sun 22/05/2022

Cinderella, Royal Ballet | reviews, news & interviews

Cinderella, Royal Ballet

Cinderella, Royal Ballet

Christmas cheer and Christmas camp from the Royal Ballet

Christmas rolls around, and so does Cinderella, a welcome alternative to the seasonal dance-critic bah-humbug that is The Nutcracker. First, the good news. The good news is Marianela Nuñez. Always a lovely dancer, in Ashton she just glows. No one could be more suited than she to Ashton’s fiendishly difficult petite batterie, those tiny, beaten, viciously fast steps; no one could be more suited than she to Ashton’s light, bright jumps: with her sunny temperament and lovely punchy ballon Nuñez rises (literally) to the choreography’s demands.

She is not an effortless dancer, not one of those floaty, dreamy types who suddenly appears to be in the air. With Nuñez you always know how she got there – she is a dancer of sinew and muscle, forcefully creating the shapes, demanding that the air part for her.

PennefatherThere is much to enjoy in this Cinderella: Rupert Pennefather (pictured right) partners sympathetically in a not terribly sympathetic part; Jose Martín, as the dancing master, uses his elegant classical poise to produce a cameo gem; Yuhui Choe, as the Fairy Summer, has the most beautiful head and arms of her generation (although even she, as beautiful as she is, can’t overcome the beige horror that is her wig); while Hikaru Kobayashi, as the Fairy Winter, takes a tiny solo part and, seemingly by sheer force of will, transforms it into something that really matters. Kobayashi has been quietly forging ahead for the past year or so, with some impressive performances in a wide variety of styles. But classicism seems to be her natural home (not something that one says about many dancers at the Royal today). And here, in that pure classical idiom, she takes her small variation, and with a ferocious implacability embodies the idea of winter as I have never seen anyone do. The corps, too, is looking much better than it has in a while, neat and clean and well rehearsed, in some of Ashton’s most musically coherent writing of the evening.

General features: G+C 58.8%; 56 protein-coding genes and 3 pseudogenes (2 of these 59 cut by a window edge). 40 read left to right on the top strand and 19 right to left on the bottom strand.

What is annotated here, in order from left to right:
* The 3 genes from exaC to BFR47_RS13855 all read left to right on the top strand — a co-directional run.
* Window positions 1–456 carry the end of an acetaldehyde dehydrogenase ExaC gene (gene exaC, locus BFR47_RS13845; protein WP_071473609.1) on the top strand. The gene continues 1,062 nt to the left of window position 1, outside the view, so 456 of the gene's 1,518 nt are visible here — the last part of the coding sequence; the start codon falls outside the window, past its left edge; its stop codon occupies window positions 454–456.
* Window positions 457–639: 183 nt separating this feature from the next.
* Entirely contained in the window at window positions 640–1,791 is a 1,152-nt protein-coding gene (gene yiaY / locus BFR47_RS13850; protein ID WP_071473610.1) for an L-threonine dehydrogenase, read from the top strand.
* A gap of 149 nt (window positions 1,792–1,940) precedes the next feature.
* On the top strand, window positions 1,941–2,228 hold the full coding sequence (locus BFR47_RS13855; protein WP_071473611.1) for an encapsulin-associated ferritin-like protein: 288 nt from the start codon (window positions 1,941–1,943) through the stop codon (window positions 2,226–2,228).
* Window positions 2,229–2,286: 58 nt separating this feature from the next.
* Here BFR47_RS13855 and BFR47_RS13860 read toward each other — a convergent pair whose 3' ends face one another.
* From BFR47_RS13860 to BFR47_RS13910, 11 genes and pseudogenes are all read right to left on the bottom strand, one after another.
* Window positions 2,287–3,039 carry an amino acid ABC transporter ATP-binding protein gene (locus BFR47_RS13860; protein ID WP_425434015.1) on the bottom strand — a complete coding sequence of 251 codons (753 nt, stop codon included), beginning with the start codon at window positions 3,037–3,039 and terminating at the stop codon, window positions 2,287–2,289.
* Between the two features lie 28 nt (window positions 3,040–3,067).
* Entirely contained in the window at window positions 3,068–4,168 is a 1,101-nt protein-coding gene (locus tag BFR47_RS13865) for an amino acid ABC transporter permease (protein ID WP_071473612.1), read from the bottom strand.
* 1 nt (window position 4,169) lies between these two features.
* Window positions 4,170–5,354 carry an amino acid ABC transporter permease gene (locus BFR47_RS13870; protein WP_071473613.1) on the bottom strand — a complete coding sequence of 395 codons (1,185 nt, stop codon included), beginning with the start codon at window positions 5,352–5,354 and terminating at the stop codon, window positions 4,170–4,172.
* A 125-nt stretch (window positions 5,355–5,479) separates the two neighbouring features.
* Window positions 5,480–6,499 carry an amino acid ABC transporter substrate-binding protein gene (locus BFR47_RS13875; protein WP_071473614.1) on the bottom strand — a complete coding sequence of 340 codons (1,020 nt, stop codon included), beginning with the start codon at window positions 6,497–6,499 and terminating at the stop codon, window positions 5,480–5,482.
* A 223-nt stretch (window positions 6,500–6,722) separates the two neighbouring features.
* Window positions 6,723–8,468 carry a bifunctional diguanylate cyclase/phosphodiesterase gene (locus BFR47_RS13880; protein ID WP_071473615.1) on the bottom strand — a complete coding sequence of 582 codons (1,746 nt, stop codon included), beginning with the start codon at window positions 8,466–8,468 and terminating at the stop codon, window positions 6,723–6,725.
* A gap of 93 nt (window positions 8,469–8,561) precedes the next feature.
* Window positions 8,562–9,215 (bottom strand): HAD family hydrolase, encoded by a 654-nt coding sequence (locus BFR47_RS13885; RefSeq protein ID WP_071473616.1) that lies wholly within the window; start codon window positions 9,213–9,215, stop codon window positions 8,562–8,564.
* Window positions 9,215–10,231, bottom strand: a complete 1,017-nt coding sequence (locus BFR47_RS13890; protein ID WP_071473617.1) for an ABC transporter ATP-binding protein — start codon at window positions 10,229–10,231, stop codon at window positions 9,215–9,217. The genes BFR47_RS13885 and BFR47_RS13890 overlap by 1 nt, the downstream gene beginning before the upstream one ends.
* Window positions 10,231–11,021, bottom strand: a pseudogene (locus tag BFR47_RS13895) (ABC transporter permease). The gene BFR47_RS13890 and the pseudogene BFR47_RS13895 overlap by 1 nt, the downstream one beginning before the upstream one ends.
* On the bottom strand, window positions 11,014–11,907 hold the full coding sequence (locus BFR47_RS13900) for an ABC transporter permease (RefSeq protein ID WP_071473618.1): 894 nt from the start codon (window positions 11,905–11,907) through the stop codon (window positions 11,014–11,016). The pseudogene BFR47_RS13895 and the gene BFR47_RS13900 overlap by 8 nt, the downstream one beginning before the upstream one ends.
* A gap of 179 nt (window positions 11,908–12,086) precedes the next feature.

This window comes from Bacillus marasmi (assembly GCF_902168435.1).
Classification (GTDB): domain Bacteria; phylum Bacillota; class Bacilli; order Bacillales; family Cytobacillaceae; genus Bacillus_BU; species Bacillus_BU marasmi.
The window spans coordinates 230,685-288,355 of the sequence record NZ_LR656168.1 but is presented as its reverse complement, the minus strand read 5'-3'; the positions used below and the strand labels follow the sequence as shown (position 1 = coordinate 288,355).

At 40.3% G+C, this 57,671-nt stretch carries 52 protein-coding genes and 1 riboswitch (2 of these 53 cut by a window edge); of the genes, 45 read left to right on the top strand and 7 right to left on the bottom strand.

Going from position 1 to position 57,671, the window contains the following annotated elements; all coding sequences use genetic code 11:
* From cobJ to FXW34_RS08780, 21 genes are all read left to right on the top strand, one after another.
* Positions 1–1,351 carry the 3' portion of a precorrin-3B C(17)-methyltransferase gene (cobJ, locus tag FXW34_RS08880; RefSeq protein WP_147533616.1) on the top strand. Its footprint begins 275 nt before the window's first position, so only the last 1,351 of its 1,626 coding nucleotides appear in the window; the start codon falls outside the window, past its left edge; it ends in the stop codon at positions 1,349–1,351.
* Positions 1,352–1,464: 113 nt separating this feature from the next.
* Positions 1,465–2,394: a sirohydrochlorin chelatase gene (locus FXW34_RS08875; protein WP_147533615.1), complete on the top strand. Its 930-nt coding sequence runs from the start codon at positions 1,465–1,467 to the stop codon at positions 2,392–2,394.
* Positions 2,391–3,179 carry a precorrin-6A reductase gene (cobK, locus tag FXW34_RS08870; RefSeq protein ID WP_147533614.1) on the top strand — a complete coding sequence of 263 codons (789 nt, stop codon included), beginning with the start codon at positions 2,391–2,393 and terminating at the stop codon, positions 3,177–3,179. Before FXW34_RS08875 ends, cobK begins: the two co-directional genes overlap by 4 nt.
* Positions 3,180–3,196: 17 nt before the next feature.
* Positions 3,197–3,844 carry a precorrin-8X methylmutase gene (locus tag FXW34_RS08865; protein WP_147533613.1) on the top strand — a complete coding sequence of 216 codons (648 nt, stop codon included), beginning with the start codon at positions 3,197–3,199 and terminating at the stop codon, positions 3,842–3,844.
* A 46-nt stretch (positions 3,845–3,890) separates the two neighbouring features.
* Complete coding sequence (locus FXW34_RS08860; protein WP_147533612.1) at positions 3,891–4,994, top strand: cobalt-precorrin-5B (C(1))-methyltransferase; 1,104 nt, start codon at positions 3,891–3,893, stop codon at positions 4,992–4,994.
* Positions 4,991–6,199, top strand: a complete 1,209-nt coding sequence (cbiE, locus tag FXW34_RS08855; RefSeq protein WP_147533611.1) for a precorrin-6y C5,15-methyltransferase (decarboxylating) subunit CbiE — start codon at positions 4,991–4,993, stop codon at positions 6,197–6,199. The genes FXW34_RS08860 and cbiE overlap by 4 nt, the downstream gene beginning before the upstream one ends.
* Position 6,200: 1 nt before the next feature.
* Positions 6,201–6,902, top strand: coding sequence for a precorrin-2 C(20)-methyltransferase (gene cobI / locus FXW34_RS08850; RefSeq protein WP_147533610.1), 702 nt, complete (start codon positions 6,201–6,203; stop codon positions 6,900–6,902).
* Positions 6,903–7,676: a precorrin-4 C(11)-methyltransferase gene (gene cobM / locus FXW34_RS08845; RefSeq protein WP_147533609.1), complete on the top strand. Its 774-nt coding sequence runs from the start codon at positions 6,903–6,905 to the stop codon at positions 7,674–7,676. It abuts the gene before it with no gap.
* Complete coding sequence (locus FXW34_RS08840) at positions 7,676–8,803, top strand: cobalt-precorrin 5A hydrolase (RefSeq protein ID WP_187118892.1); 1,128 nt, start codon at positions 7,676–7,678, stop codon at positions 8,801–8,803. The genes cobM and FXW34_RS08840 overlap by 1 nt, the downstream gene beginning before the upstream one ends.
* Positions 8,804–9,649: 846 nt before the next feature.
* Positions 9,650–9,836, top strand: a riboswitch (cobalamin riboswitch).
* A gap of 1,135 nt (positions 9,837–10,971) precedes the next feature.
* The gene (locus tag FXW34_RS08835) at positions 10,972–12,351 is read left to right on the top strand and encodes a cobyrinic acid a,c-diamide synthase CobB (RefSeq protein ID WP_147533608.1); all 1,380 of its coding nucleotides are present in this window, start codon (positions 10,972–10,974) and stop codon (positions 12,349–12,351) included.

Because, of course, there is bad news too. The bad news is that Ashton’s Cinderella just doesn’t hold together, and it doesn't hold together because the aims of the choreographer and the aims of the composer, Prokofiev, diverge so widely. Ashton began to think of choreographing a full-evening ballet in the early 1940s, after the triumphant staging of The Sleeping Beauty, and it is, more than anything, his homage to the grand Russian Imperial style.

The music, however, is not: it is not the classical triumph of the late 19th century, but is instead the acid heart of Modernism – it is sour-lemon sherbet, even the glass shards in the caramel. None of that is apparently what Ashton wanted to do: his Cinderella is a pure fairy-tale romance, interrupted from time to time by the music-hall cross-dressing Ugly Stepsisters (played originally by Ashton himself, and Robert Helpmann). And they are in a completely different ballet.

Ugly_Stepsisters1By the time Ashton created his next cross-dressing role, the Widow Simone in La fille mal gardée, a decade later, he’d learnt to incorporate the two sides of his talent, and the comedy there is wonderfully interwoven with the romance. Here the two are constantly pulling each other apart, almost like the Stepsisters fighting over their cloak: "It's my turn - No, it's my turn," the two styles constantly shout at each other, and at the audience, fighting for primacy.

Gary Avis and Philip Mosley (pictured left, with Christopher Saunders) here thankfully turn Ashton and Helpmann’s hamming down a notch – in fact, they turn it down several notches – which makes the inherent dissonance less obvious, but that dichotomy is, finally, the heart of the matter: the music and the choreographer are going on different voyages, and although last night’s Cinderella was probably performed as well as it can ever be done, it’s still a confusingly two-directional journey.

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